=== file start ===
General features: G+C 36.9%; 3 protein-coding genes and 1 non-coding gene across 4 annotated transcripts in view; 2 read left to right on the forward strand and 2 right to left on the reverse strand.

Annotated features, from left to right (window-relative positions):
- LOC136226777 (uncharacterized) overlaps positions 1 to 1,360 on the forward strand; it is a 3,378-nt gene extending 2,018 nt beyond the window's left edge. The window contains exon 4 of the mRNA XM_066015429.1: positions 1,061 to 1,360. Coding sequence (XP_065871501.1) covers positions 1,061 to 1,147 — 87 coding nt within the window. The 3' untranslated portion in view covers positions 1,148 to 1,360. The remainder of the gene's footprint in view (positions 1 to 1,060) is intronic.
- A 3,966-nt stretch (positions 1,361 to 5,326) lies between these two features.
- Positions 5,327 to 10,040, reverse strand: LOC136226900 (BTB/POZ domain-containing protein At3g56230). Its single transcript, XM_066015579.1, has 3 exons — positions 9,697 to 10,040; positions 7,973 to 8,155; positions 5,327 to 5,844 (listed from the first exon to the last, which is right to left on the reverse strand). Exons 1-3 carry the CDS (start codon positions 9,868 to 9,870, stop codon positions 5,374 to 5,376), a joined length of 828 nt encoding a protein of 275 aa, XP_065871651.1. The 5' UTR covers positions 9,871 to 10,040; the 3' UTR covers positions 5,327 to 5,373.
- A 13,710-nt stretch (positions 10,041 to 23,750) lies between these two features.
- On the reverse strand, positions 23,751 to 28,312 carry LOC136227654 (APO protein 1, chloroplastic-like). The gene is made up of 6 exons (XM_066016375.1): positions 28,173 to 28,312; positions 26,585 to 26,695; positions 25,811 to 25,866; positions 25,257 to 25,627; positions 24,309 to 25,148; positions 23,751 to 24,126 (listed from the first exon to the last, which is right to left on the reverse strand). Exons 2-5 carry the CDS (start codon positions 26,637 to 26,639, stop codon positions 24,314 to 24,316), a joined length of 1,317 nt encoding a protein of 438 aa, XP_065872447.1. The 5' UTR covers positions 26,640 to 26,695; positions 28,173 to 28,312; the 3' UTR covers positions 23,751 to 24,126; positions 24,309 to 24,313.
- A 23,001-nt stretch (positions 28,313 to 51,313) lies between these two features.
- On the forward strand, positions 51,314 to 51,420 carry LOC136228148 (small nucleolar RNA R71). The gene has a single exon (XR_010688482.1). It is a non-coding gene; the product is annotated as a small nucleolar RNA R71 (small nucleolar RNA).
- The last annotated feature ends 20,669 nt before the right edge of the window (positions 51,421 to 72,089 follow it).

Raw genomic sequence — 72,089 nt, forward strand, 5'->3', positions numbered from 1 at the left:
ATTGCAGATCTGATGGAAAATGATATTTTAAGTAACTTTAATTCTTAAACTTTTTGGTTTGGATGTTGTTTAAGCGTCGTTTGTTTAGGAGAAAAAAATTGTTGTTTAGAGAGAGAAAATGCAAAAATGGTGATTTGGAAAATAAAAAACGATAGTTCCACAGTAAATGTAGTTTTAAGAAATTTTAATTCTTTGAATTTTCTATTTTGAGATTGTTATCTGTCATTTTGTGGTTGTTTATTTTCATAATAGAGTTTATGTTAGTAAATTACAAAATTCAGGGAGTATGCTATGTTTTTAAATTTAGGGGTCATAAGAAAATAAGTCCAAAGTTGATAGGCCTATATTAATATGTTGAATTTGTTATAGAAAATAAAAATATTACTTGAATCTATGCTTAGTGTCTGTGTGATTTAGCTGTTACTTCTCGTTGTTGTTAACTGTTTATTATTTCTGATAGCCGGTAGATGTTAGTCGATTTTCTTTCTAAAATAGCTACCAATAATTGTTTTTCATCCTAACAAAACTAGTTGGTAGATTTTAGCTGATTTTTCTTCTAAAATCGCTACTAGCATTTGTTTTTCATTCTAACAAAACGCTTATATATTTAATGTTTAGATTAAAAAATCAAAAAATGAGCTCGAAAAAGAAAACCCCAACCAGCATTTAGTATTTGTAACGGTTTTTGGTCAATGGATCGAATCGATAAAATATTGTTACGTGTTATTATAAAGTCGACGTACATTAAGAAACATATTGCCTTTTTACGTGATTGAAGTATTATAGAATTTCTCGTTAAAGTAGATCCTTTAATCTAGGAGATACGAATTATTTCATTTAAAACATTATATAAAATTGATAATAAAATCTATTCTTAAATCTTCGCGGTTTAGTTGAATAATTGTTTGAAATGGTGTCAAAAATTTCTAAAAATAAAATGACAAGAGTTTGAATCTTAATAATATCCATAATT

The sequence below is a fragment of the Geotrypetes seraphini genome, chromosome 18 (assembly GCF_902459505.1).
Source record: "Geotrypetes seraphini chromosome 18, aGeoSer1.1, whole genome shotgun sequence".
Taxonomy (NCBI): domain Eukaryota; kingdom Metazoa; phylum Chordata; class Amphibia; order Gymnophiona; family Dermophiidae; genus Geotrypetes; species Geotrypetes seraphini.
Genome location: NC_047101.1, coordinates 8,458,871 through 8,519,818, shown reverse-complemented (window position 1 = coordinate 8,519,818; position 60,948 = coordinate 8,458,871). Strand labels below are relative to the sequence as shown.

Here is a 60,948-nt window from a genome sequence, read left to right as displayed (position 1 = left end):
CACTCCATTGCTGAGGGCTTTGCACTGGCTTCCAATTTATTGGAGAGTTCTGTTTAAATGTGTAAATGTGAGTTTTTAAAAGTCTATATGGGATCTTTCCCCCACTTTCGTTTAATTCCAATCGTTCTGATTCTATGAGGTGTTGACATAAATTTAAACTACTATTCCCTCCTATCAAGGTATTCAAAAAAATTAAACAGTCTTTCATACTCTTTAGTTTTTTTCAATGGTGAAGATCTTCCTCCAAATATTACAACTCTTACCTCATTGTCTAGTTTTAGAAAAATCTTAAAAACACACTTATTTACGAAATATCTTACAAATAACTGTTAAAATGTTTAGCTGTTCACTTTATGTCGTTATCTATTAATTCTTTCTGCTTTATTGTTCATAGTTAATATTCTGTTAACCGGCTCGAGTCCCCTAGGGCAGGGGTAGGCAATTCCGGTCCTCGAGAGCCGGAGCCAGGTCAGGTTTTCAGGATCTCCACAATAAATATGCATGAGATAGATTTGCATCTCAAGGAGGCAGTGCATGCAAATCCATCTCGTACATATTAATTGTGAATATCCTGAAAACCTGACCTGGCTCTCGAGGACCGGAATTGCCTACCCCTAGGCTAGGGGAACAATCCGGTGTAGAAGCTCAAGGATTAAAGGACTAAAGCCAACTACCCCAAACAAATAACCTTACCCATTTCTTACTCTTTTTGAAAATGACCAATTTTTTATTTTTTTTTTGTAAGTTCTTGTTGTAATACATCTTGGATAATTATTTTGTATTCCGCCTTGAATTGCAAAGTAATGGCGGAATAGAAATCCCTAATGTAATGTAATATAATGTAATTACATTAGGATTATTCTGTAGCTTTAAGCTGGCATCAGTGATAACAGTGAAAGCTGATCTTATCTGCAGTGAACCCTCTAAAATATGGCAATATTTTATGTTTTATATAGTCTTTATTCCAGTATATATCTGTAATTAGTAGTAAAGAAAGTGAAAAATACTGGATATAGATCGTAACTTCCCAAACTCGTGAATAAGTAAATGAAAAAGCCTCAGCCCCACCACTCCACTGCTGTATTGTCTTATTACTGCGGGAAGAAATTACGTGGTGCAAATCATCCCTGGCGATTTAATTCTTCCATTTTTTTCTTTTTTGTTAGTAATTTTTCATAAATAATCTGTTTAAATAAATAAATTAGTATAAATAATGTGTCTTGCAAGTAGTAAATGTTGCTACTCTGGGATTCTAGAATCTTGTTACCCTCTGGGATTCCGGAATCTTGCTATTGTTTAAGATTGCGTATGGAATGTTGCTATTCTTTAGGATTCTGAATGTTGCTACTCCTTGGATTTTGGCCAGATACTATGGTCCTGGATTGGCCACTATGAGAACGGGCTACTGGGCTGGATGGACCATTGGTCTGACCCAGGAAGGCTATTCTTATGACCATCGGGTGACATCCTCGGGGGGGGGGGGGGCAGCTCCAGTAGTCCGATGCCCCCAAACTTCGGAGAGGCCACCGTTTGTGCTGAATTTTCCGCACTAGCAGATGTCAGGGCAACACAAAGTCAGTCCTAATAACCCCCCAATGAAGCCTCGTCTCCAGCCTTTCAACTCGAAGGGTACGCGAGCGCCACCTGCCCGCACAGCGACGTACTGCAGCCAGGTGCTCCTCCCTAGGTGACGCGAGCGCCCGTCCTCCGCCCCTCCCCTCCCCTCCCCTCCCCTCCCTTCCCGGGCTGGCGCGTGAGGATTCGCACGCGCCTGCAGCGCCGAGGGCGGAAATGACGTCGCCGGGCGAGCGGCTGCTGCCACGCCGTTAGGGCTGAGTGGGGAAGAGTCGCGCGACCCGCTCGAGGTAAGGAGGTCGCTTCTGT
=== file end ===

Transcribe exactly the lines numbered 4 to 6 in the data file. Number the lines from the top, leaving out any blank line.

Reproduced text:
- A 3,966-nt stretch (positions 1,361 to 5,326) lies between these two features.
- Positions 5,327 to 10,040, reverse strand: LOC136226900 (BTB/POZ domain-containing protein At3g56230). Its single transcript, XM_066015579.1, has 3 exons — positions 9,697 to 10,040; positions 7,973 to 8,155; positions 5,327 to 5,844 (listed from the first exon to the last, which is right to left on the reverse strand). Exons 1-3 carry the CDS (start codon positions 9,868 to 9,870, stop codon positions 5,374 to 5,376), a joined length of 828 nt encoding a protein of 275 aa, XP_065871651.1. The 5' UTR covers positions 9,871 to 10,040; the 3' UTR covers positions 5,327 to 5,373.
- A 13,710-nt stretch (positions 10,041 to 23,750) lies between these two features.